Most Malaysians Can't Afford To Retire Because They Don't Have Enough Savings

Only 18% of EPF members have reached the targeted minimum savings set by the EPF board.

Cover image via Charles Pertwee/Bloomberg via Getty Images

Most Malaysians do not have enough savings to retire, said a prominent economist recently

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comment piece by former assistant secretary-general for economic development at the United Nations (UN), Jomo Kwame Sundaram, better known as Jomo KS, highlighted the challenges that the country is about to face as Malaysians are not prepared to become an ageing nation.

He pointed out that research has shown the life expectancy of Malaysians is on the rise but most people do not have enough savings to retire comfortably. Jomo cited statistics from the Employees Provident Fund (EPF), whereby only 18% of members have reached the targeted minimum savings (RM228,000 by age of 55) set by the EPF board.

"Low (EPF) investment returns and withdrawals permitted – for housing, health and education – imply even less for retirement,"
he said.

"More than two-thirds (68%) of EPF members aged 54 had less than RM50,000 in EPF savings! With the household poverty line income at RM930 monthly, RM50,000 in savings will only last 4.5 years. The bottom fifth of EPF members have average savings of only RM6,909!"

Commenting further, Jomo said that EPF has failed to serve its primary stakeholder - retirees - due to political interference

He noted that the EPF has diversified its investments in search of higher returns but it still does not provide "most retired employees with enough to live above the poverty line after retirement".

"EPF and other retirement fund professionals need to be allowed to do their jobs to best serve their primary stakeholders, namely retirees, current and future. But political interference is preventing EPF professionals from serving members' interests better.

"EPF members do not appreciate their retirement funds being used to buy low yielding US infrastructure funds. The Malaysian public does not want government leaders to sacrifice their interests to curry favour with a foreign leader, especially one who has never offered any concessions to advance our national interests," he said, in reference to Prime Minister Datuk Seri Najib Razak's proposal to use EPF funds to support US redevelopment programmes.

Meanwhile, a professor from University of Malaya (UM) also said that most Malaysians cannot survive on EPF savings alone

Director of the Social Security Research Centre, Faculty of Economics and Administration, Universiti Malaya, Professor Datuk Dr Norma Mansor

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Bernama reported yesterday, 25 October, that Professor Datuk Dr Norma Mansor said most Malaysians do not have enough money to sustain themselves throughout retirement, despite saving a portion of their income with EPF. The Director of Social Security Research Centre (SSRC) at UM, explained that this is particularly true for low-income workers, informal, and self-employed workers.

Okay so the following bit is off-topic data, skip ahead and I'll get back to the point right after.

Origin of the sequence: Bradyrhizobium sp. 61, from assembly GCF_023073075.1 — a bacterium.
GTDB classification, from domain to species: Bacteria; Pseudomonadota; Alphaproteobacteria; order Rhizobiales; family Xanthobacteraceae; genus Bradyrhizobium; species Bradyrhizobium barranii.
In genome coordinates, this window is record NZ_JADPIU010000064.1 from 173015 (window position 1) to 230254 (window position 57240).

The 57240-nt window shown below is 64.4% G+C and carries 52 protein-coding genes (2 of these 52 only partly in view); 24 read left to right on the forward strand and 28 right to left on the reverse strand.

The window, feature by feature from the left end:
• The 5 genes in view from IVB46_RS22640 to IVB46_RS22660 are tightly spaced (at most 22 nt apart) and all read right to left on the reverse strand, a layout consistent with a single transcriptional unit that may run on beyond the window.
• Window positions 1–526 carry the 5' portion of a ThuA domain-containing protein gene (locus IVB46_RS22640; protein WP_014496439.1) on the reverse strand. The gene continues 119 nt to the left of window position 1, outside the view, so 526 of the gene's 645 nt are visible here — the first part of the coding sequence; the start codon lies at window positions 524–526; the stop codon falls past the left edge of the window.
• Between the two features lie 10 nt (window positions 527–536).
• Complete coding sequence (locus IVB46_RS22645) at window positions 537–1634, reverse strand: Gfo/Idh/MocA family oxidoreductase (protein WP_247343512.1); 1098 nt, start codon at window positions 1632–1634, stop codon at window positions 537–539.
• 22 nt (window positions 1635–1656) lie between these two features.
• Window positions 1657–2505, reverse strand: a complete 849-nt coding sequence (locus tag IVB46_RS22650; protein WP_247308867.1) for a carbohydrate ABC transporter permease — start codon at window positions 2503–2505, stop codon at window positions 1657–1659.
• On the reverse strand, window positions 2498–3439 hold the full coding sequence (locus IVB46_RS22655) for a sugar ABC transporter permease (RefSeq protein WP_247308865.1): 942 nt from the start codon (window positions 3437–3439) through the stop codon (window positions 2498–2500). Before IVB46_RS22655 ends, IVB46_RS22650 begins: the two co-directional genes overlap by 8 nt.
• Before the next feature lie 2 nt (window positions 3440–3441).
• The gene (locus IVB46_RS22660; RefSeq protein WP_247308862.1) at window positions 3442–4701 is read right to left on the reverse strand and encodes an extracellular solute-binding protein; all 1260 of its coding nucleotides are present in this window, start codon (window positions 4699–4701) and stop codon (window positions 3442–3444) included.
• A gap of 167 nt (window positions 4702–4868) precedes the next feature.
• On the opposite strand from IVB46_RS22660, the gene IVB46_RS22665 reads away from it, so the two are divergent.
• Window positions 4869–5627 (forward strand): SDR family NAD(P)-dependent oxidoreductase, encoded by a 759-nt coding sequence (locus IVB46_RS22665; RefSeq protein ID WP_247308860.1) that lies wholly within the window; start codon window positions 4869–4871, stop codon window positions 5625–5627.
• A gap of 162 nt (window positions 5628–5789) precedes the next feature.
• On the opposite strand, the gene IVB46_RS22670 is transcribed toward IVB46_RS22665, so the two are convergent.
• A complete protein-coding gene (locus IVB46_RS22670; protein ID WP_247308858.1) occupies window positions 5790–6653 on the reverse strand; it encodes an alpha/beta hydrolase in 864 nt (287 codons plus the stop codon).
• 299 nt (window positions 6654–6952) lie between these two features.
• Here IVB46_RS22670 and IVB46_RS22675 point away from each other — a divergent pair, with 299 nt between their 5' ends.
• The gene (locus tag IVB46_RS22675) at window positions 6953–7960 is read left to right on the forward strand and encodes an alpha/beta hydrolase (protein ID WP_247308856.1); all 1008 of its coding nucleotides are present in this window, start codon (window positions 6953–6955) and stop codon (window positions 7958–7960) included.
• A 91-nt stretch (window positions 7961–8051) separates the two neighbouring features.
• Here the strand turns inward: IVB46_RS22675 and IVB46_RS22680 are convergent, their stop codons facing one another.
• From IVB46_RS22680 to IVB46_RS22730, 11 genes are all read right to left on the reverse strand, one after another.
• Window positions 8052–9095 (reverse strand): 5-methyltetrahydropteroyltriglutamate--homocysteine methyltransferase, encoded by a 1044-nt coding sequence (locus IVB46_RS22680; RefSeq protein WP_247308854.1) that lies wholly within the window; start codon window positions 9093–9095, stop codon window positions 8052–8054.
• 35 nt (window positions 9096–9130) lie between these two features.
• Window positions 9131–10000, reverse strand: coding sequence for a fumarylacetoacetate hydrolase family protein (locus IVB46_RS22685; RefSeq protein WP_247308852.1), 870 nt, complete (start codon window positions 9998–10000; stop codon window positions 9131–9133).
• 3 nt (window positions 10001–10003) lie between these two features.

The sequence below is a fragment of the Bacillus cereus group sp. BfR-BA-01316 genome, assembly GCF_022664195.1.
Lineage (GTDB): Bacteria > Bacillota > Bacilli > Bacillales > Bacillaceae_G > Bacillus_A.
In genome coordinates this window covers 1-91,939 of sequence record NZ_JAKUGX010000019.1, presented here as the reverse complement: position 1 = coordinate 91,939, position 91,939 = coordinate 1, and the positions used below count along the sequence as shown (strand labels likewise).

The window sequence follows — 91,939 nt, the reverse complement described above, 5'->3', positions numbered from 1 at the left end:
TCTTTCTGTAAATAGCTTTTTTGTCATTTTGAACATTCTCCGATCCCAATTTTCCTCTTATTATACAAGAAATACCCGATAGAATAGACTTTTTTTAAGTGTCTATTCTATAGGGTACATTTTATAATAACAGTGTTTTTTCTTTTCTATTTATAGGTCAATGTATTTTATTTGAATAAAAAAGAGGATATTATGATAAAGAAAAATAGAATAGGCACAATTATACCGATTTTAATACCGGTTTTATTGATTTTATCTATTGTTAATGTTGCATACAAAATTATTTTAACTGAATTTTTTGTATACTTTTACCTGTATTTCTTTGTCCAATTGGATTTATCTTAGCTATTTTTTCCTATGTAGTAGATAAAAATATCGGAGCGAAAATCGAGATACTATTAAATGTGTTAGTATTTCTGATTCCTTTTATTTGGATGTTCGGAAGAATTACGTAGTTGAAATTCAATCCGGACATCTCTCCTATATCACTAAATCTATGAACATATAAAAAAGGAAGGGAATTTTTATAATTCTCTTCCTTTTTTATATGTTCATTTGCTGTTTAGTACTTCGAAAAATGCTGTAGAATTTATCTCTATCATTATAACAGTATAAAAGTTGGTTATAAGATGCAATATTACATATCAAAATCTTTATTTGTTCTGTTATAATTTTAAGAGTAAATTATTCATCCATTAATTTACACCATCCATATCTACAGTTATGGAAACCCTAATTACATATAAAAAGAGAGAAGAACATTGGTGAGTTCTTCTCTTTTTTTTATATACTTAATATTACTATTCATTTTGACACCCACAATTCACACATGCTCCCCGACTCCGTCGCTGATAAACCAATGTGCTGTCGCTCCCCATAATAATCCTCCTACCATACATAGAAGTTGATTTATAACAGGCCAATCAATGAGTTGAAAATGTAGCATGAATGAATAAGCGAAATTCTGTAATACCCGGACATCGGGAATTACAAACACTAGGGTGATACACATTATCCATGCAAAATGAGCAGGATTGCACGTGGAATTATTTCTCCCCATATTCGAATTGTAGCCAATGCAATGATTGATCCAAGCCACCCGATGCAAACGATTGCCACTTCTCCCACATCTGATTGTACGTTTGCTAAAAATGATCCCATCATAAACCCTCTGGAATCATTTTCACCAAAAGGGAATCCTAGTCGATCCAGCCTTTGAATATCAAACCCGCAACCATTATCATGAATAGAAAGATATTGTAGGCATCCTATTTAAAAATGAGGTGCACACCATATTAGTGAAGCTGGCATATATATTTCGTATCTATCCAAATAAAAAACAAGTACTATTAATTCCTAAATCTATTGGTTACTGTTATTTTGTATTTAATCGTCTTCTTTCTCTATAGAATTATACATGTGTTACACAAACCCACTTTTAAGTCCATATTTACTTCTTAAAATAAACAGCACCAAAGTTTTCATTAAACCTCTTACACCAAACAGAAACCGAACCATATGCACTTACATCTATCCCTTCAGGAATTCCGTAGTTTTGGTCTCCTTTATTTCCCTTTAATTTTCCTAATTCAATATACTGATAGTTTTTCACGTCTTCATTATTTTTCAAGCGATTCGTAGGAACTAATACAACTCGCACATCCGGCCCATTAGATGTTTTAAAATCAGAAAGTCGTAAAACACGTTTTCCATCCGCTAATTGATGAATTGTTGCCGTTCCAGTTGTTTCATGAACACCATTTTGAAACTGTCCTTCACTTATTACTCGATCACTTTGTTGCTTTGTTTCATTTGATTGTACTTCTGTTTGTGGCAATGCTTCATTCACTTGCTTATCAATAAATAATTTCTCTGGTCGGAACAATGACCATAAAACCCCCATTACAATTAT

Citing a study by the SSRC, Norma said that most EPF members who make withdrawals before the age of 55 are most likely left with an EPF account balance of less than RM50,000, while a handful would have more than RM400,000 and a few would have nothing left.

According to Norma, there is a cause for concern due to the current economic uncertainty, and escalating cost of living and healthcare.

Previously, Norma suggested two recommendations in order to cope with the population's changing age structure during these challenging times

She told reporters at an international conference on social protection earlier this month, that people should consider remaining in the workforce even after reaching the retirement age, or the policy makers should work towards introducing a universal social pension.

"We are talking about an economy where individuals have to look at other options. One option is to go back to work after retirement. The government can consider providing incentives to employers to rehire retirees, which is (being) done in Singapore.

"Alternatively, the government could provide basic universal pensions for the poor. There is the (RM300 monthly) 'Bantuan Orang Tua' (senior citizen financial assistance offered by the women, family and community development ministry), but you have to prove that you are really poor (for that)," she was quoted as saying by The Edge Markets.

She also cited an example in Thailand, where senior citizens receive a monthly pension of THB500 (RM63.47) to support them in their old age.

Cover image for illustration purposes only.

Do you agree that most Malaysians do not have enough money to retire? What can be done to ensure that the rakyat have enough money to see them through old age? Share with your thoughts in the comment section below.

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